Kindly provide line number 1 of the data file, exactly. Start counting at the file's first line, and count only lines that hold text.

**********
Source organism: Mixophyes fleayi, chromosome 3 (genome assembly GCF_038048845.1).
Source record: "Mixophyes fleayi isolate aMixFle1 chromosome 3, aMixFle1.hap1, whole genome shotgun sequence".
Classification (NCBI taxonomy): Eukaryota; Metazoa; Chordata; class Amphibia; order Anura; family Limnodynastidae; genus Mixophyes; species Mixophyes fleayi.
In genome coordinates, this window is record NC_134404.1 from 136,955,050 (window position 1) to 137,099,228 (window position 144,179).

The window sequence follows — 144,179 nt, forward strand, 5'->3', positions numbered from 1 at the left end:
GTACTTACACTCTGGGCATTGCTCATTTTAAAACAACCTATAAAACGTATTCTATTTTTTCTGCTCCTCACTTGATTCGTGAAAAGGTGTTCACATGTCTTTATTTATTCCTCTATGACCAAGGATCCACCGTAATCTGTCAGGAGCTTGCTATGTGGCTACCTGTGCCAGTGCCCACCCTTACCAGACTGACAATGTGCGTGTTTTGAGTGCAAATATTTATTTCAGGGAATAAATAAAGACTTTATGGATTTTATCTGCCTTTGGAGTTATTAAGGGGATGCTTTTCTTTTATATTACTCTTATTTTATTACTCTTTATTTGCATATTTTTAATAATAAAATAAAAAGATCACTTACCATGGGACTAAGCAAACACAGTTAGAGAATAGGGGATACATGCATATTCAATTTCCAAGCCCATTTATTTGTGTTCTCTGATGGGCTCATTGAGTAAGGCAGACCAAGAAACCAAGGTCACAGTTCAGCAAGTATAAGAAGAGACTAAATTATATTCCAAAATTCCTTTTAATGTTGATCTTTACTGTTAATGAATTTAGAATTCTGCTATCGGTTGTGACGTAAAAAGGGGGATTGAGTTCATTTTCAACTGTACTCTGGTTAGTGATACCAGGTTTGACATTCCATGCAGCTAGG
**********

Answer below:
Source organism: Mixophyes fleayi, chromosome 3 (genome assembly GCF_038048845.1).